I've read a few FreeBSD books and coming from a background in *nix and *nix-type flavors, I've been let down before. Other books cover maybe a total of 20 commands and nothing you don't know the first day (and don't even have as much information as the man pages), but this one is different.
I wasn't on a *BSD system for a couple of years of mainly using Linux, and I wanted a refresher and for the book to cover new and familiar topics. Useful things, rather than just listing the popular software used on it and not the things you need to know about them, etc.
This book covers more than the others in regards to commands, common tasks, installs, configurations and so on. It actually covers the TOPIC (Being the FreeBSD OS). Not a quick and dirty run down of a few commands and a lot of fluff like other books. This gives you what you need to know, be it you have some experience or are new.
It doesn't skip around like the other books and only offer maybe a total of one decent chapter on the topic of the book (FreeBSD), it covers many chapters worth. I can't stand when a book only has some information about the title, as much as it does about some irrelevant third party software (and only talks about it as briefly at that).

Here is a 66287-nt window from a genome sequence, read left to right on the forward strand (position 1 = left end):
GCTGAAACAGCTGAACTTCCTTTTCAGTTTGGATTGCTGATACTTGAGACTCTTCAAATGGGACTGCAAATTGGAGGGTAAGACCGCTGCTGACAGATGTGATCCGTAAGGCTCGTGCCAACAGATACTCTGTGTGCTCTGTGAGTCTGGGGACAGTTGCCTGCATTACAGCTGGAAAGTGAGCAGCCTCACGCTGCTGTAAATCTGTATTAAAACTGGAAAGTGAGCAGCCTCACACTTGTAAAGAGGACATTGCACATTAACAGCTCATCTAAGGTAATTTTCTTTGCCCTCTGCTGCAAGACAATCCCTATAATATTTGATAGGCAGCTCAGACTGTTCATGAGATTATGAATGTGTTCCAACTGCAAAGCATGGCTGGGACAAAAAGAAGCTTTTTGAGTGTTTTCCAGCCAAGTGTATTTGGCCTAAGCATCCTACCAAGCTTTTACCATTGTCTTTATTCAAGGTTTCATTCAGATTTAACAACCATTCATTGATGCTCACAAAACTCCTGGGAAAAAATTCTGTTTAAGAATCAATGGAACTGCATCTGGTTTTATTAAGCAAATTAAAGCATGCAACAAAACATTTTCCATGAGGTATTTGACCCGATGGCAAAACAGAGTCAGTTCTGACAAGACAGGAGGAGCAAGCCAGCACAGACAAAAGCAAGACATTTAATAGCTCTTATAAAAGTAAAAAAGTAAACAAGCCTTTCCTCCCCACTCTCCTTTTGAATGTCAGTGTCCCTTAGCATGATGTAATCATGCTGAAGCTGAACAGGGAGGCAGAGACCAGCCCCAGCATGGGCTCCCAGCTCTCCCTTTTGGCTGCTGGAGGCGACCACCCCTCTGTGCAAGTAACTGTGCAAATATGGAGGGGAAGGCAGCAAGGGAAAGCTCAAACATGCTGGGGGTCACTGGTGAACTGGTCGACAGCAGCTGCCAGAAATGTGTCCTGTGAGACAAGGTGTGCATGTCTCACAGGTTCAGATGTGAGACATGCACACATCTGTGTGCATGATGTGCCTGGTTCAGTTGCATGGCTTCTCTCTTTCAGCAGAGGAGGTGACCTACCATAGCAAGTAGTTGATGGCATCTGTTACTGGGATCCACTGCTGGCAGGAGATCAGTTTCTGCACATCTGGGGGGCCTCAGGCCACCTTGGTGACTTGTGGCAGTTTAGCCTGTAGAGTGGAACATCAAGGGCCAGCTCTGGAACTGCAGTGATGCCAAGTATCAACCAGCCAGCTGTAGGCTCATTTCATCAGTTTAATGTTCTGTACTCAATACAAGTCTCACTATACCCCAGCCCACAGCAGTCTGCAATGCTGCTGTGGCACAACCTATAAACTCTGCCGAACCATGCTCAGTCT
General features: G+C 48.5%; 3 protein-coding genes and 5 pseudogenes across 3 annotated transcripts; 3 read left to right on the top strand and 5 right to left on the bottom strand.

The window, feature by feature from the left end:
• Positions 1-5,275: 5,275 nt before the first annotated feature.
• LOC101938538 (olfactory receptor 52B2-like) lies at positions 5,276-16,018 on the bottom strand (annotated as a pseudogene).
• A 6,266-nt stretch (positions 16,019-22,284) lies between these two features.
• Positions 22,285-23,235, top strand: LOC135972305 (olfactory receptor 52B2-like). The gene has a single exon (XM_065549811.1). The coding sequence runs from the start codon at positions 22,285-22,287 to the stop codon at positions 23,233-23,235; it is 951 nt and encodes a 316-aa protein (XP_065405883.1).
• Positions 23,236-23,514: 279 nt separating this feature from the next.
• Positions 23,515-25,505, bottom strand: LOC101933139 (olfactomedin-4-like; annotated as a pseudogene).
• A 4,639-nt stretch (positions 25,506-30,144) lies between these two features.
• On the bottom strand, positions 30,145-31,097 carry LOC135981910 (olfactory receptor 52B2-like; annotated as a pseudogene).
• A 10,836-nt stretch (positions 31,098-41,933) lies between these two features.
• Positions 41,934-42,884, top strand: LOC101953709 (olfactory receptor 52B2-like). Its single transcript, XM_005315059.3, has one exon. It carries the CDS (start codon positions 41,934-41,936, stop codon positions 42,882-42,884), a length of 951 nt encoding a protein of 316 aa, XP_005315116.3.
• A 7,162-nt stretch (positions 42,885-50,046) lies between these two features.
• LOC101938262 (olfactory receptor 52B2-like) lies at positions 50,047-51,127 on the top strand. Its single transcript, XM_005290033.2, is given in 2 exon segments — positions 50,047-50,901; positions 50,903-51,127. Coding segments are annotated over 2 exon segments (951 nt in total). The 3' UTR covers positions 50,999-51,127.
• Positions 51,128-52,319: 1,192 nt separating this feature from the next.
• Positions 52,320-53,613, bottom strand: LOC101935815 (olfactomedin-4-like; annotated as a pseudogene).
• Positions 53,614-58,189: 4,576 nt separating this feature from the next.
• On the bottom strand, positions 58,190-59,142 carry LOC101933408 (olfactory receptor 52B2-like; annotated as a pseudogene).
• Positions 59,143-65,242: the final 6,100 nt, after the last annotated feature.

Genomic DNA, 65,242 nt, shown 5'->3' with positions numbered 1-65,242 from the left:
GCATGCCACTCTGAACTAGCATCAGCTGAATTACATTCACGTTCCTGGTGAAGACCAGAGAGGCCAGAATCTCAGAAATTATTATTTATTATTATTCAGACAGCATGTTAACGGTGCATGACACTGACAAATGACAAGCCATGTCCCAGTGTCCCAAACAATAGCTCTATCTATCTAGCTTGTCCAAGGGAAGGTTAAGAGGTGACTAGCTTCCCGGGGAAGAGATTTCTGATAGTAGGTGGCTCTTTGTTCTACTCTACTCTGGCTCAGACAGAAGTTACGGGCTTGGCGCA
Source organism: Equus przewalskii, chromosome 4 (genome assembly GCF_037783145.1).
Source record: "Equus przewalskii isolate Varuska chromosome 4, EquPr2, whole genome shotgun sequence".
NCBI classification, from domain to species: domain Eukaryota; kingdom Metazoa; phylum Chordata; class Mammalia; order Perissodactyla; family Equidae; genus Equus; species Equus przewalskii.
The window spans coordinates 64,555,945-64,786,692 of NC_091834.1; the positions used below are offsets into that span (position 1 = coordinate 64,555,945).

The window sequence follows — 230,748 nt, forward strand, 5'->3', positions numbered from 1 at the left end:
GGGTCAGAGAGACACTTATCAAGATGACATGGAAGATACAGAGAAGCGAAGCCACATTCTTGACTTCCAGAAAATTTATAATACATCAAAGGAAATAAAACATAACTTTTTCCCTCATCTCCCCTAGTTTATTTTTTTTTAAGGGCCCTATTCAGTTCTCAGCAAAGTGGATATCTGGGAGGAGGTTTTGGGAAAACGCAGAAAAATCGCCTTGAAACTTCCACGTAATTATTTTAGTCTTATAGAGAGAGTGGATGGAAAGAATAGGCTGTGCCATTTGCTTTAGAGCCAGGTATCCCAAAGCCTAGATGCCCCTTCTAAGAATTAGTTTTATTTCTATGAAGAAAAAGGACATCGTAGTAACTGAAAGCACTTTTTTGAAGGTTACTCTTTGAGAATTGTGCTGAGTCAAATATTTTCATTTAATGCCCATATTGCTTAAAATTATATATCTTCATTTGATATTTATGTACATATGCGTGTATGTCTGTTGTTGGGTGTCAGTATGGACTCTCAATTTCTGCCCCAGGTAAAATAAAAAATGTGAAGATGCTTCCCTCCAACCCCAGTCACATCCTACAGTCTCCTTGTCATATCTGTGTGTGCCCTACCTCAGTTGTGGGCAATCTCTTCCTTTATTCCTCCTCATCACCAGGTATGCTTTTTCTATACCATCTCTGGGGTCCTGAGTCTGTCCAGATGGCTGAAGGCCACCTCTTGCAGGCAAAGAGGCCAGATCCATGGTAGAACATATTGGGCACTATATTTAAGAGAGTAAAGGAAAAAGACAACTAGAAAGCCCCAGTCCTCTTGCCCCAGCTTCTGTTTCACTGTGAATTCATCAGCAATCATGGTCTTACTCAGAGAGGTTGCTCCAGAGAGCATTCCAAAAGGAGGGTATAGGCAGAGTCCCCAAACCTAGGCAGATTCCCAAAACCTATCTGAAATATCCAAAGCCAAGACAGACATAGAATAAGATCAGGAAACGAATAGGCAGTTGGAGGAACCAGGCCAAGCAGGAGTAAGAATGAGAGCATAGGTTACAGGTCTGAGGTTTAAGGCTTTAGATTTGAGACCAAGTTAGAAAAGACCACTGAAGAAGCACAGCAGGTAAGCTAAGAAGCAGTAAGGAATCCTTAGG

I don't want or need information about anything other than what the book is about--and finally, a FreeBSD book that covers FreeBSD. I was impressed. It may not cover everything, but it sure gets close and is very professional, well structured and informative.
Between this book, man pages and online (and up to date) documentation, it's unlikely you will need (much) more information about how to install, configure and use FreeBSD, it's tools and programs and work in it daily and have the information you need. Trust me, this book is far better than the others (see my review on "Absolute BSD: The Ultimate Guide to FreeBSD" to see what I mean).